Andrea Gores is an actor, playwright, and pet sitter for Katie’s Kitty.

Photo by cäleidosc on Flickr

Continue Reading

Why does my cat drink from the faucet?

Have you been wondering why your kitty likes to drink water right from the faucet? It all comes down to instinct. Fresh, running water is the natural cat preference, and water that flows straight from the faucet imitates the streams, rivers, and brooks that their kitty ancestors used for survival. Not every cat displays faucet drinking behavior, but if your cat does, don’t be alarmed. It’s only natural!

Why not drink from the water bowl?

If you’ve neglected to wash your kitty’s water bowl for a day or two, you’ll notice that the bowl begins to develop biofilm, a slimy substance that develops when bacteria settles and grows on the surface of the bowl. This is understandably unappetizing to your kitty. A cat’s instincts tell him to steer clear of standing water, as it is more likely to be stagnant and therefore contaminated with harmful bacteria.

What is so attractive about that faucet?

It’s not only the fresh running water that attracts your kitty to the faucet, it’s the sound! Your cat’s keen ears pick up the sound of running water, as they would in the wild when seeking a clean water source. The movement of water is also attractive to your kitty’s eye. Running water has lots of kitty advantages; it’s fun to play with, it sounds like a rambling brook, and it tastes better because it is more oxygenated.

What if your cat drinks too much water?

If your cat seeks water from the faucet constantly, and seems like he just can’t get enough water, it might be time for a vet visit. Kidney disease, diabetes, and hyperthyroidism are common ailments of older cats, and a kitty who drinks more water than usual is a tell tale sign that something might be wrong.

What about that water bill?

Instead of running the faucet for your kitty, consider getting a pet fountain. Just remember that you’ll still need to clean it regularly, as pet fountains are just as susceptible to biofilm as any other drinking bowl.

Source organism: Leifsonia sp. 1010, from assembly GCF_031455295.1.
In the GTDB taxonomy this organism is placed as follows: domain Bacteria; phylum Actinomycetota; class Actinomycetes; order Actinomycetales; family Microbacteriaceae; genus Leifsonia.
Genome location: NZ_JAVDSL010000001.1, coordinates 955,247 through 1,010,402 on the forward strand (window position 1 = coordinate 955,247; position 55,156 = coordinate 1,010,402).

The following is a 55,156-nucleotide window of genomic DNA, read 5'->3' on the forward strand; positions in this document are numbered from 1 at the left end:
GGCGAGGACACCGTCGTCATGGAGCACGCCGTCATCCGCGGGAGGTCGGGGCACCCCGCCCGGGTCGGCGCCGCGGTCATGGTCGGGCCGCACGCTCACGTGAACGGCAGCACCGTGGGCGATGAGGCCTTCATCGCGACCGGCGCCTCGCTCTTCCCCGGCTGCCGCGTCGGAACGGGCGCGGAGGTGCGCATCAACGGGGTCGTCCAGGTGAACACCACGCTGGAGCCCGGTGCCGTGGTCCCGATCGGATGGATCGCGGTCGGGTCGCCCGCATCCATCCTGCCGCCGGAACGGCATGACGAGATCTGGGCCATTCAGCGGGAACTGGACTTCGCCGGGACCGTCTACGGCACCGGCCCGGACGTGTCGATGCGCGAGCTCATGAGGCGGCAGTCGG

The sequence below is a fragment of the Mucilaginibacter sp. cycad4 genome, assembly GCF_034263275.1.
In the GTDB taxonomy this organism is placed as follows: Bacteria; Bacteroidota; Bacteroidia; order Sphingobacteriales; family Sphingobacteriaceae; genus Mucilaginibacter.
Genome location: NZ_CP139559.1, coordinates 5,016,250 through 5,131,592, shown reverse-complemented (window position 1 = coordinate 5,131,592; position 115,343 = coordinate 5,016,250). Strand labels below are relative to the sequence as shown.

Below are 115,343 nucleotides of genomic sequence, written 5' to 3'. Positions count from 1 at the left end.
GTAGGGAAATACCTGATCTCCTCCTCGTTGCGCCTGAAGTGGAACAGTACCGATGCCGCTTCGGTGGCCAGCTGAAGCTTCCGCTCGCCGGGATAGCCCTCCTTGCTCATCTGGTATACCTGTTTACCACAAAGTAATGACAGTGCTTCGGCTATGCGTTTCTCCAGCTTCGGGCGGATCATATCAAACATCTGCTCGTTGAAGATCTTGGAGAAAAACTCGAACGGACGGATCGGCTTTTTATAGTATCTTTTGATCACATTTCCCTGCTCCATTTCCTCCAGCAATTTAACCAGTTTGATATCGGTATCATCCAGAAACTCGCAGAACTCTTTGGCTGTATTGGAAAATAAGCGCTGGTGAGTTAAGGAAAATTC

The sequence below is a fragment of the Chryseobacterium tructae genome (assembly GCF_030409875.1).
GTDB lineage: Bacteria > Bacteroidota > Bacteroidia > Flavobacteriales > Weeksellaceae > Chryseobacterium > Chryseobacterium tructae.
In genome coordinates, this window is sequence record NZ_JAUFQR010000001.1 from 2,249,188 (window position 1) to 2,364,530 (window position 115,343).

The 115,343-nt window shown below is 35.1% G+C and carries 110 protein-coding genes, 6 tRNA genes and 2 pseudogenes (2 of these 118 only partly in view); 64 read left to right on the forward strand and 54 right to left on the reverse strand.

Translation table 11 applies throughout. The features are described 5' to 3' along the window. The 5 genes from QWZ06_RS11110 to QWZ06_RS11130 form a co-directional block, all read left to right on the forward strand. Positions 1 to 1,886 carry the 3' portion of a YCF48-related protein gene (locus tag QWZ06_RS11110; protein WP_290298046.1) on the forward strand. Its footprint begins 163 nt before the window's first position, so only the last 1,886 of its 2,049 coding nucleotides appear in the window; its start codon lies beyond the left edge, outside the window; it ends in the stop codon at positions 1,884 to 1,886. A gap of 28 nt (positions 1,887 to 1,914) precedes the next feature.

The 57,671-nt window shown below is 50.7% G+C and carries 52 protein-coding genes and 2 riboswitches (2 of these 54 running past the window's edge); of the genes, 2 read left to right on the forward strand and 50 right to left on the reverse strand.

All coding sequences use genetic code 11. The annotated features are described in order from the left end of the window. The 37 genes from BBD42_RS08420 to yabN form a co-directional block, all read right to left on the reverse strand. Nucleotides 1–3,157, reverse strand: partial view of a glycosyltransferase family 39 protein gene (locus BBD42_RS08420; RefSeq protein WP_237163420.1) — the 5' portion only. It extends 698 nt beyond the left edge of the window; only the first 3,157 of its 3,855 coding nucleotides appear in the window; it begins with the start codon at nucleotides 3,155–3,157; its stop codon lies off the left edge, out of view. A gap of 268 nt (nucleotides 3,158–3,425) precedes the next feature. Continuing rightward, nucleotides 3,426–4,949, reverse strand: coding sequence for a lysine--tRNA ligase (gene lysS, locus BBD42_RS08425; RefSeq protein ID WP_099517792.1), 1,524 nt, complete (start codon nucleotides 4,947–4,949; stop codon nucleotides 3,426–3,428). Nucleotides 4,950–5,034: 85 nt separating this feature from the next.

Cats are happiest when they can express their natural instincts. Need someone to come by and refresh the water bowl, and maybe even run the faucet for your feline friend? Give us a call to meet with one of our pet sitters!


Andrea Gores is an actor, playwright, and pet sitter for Katie’s Kitty.

photo by Teresa Boardman on flickr

Continue Reading

How to encourage your cat to use a scratching post

Perhaps the only thing that’s more frustrating than having your cat claw your furniture is having them refuse the use the scratching post that you bought to remedy the problem. The good news is that training your cat to use the scratching post isn’t an insurmountable task. Here’s how to do it.

Try different kinds of scratching posts

Sometimes finding the right post is a matter of preference. Some cats prefer vertical scratching. A good vertical scratching post is as least as tall as your stretching kitty and doesn’t wobble. Some cats prefer the horizontal scratching boards that are readily available in pet stores and supermarkets. Posts wrapped in carpet can be uncomfortable because they snag the claws, so look for posts made of sisal and cardboard.

Place the post in an ideal location

If your cat has been scratching your couch or mattress, place several posts around each corner where your kitty scratches. You should avoid placing the posts in unappetizing or lonely areas such as by the litter box or in the basement. Cats often scratch when they first wake up, so try placing a post next to their sleeping area. Better yet, opt for a cat condo with boxes for napping and sisal scratching posts built in.

Reward good behavior

Cats need to scratch to stretch their muscles and shed the damaged outer layer of their claws, so discouraging your cat from scratching can be traumatic for them. Not to mention, cats respond better to positive reinforcement than negative reinforcement such as yelling. Positive reinforcement includes rewards like petting, speaking soothing words (“That’s a good kitty!”) and providing treats or catnip. Once your cat begins to use the scratcher, offer rewards as encouragement.